US Climate and Health Alliance

Frequently Asked Questions

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Why do we need a Climate and Health Alliance in the US?

  • Climate change poses profound threats to health, and disproportionately impacts people of color and low-income communities.
  • Action on climate change is urgent in order to protect and promote health.
  • No health-based organization in the US currently brings together health care and public health professionals and organizations from across the nation to focus solely on the issue of climate change and health.
  • Climate action and climate change policies present great opportunities to promote health and equity, but those opportunities will only be realized if health organizations and health professionals participate actively in the climate policy arena.
  • We can synthesize, leverage, and synergize the good work we are all doing to be more effective and achieve greater impact.

Who should participate in the US Climate and Health Alliance?

People and organizations who want to do something about climate change, health, and equity and are working in public health, community health and health care:

  • Health workers
  • Public health, health care, health advocacy, and community health organizations
  • Environmental justice, environmental, and science organizations that work on health issues.

What does the US Climate and Health Alliance do?

  • Support our capacity to serve as spokespeople and advocates on climate change and health.
  • Coalesce the health voice to inform the public and policy makers about the impacts of climate change and climate actions on health and health equity.
  • Serve as a place for us to share, network, and collaborate.
  • Provide easy access to credible information and expertise on climate change and health, including for journalists and policy makers.
  • Link and collaborate with partners and colleagues in other sectors and other nations.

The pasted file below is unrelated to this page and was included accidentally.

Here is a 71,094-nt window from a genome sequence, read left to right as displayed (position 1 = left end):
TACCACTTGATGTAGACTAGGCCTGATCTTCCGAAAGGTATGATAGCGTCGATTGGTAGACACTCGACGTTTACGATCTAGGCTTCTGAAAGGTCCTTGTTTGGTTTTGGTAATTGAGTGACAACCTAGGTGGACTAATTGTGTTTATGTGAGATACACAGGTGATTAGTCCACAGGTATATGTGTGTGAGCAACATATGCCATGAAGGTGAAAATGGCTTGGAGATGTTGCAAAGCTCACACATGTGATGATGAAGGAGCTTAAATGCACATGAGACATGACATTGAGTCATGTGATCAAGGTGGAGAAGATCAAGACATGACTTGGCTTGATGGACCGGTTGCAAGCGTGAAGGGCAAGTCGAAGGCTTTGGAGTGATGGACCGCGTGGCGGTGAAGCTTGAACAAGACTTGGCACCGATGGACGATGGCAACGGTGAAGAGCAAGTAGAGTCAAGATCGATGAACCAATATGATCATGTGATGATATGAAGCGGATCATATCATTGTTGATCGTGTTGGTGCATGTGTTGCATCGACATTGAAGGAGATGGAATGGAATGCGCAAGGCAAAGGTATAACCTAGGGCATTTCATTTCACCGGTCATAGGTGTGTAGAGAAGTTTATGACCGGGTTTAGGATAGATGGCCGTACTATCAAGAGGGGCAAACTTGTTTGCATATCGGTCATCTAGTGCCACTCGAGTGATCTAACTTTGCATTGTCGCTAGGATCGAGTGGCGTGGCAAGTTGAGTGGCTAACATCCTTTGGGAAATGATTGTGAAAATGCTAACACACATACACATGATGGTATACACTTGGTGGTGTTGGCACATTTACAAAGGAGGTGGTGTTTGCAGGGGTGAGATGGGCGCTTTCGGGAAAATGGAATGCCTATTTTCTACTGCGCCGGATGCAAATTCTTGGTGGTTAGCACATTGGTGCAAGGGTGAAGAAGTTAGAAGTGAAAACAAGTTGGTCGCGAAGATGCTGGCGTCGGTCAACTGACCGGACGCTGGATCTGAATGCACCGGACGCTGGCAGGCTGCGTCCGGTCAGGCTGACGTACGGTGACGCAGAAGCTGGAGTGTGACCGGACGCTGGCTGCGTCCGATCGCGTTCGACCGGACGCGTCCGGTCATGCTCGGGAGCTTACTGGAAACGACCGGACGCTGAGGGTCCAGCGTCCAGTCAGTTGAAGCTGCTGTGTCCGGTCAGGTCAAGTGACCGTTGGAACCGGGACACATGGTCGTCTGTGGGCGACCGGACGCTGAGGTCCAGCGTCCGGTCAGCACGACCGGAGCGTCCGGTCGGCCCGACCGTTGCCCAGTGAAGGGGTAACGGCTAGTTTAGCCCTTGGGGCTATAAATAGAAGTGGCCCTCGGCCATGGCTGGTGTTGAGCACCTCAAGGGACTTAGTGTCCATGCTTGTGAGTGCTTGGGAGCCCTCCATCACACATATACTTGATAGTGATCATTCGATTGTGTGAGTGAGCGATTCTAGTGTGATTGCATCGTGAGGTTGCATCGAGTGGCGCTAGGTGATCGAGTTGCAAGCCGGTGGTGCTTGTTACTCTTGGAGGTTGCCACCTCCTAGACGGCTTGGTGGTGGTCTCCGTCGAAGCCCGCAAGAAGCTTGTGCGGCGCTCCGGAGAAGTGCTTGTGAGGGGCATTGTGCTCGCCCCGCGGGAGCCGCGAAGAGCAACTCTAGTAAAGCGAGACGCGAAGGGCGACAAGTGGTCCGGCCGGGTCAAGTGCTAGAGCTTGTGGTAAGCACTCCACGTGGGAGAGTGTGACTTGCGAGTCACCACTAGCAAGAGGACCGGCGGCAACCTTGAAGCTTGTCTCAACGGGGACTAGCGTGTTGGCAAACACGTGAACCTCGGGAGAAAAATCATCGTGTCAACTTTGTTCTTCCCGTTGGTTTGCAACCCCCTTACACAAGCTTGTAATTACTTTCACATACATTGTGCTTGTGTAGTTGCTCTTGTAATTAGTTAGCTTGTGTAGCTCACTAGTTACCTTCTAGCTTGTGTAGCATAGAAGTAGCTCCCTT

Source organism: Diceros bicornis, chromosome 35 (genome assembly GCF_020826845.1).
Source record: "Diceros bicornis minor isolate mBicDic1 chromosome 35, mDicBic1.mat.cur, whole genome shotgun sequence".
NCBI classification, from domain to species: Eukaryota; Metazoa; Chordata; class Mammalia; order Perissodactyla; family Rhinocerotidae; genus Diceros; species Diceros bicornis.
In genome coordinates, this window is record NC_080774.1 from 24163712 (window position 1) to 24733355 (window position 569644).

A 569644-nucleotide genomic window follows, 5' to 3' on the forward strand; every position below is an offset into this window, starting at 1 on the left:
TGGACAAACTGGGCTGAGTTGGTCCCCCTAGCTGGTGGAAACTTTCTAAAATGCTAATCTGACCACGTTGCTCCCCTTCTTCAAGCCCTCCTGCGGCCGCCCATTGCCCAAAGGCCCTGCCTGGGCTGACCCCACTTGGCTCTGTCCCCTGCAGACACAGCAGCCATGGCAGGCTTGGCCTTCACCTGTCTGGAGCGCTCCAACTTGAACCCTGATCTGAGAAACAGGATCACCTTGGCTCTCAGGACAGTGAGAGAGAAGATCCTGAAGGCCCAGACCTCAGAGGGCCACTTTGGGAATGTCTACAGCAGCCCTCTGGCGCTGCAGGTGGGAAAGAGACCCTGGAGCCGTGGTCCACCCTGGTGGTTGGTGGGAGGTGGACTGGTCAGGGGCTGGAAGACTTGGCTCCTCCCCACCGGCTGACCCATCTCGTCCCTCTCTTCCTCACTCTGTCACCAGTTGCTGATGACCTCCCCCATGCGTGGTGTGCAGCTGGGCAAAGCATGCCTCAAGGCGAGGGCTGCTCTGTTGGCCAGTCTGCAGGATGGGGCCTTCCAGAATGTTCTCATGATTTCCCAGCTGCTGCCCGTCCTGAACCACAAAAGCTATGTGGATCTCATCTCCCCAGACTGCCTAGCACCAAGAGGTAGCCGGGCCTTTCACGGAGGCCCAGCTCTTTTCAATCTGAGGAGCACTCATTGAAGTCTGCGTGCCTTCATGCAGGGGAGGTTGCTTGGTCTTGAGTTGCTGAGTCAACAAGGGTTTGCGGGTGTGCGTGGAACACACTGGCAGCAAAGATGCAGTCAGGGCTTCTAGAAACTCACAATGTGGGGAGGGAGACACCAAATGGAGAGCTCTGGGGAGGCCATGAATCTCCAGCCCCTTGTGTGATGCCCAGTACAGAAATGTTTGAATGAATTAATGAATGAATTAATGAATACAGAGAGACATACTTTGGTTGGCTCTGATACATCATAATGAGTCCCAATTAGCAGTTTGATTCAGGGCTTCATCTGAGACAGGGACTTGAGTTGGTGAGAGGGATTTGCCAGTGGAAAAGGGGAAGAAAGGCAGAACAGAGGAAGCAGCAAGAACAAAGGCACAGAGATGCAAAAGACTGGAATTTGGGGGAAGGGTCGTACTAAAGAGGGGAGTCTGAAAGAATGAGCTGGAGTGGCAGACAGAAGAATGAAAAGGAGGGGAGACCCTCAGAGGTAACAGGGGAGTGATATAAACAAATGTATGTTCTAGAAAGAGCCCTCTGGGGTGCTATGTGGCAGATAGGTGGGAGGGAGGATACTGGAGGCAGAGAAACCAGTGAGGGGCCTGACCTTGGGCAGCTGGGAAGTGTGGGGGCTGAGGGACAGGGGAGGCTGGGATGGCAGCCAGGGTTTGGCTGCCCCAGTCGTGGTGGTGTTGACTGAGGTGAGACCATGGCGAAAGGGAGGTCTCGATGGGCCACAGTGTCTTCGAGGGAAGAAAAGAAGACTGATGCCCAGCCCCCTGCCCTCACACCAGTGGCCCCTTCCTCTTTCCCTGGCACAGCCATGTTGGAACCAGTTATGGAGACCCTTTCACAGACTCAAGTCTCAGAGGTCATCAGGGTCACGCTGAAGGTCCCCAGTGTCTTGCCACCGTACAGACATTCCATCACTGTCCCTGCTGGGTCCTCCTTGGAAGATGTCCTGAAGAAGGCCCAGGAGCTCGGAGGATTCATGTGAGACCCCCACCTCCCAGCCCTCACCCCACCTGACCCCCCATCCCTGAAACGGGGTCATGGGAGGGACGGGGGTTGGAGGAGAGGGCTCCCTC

How will the US Climate and Health Alliance accomplish this?

  • Provide up-to-date resources on health and climate change.
  • Support member capacity to address climate change and health with tools such as presentations, talking points, and fact sheets.
  • Provide a forum for communications and networking on climate and health, through conference calls, meetings, and a listserv.
  • Identify opportunities for impactful health sector input in addressing climate change, at all levels of government.
  • Conduct ongoing outreach and communications with organizations addressing climate change in other sectors and other nations.

What are the Alliance Work Groups?

Currently an all-volunteer organization, the work of the Alliance is driven by the activities of its members. In addition to full-Alliance phone meetings, the Alliance pursues its activities – with guidance from the Steering Committee – through two work groups: Policy, Materials/Education. The scope and scale of each Work Group’s activities is determined by the group members.

  • Policy Work Group: The Policy Work Group identifies strategic opportunities for health sector engagement in policy at the local, state, and federal levels, to support and leverage the voice of health professionals and organizations.
  • Materials/Education Work Group:
    • Supports the USCHA Climate and Health web-based Resources page
    • Identifies gaps in available materials and explores ways of filling those gaps
    • Collects, develops and shares training materials
    • Shares templates and examples of materials for use in the media and social media.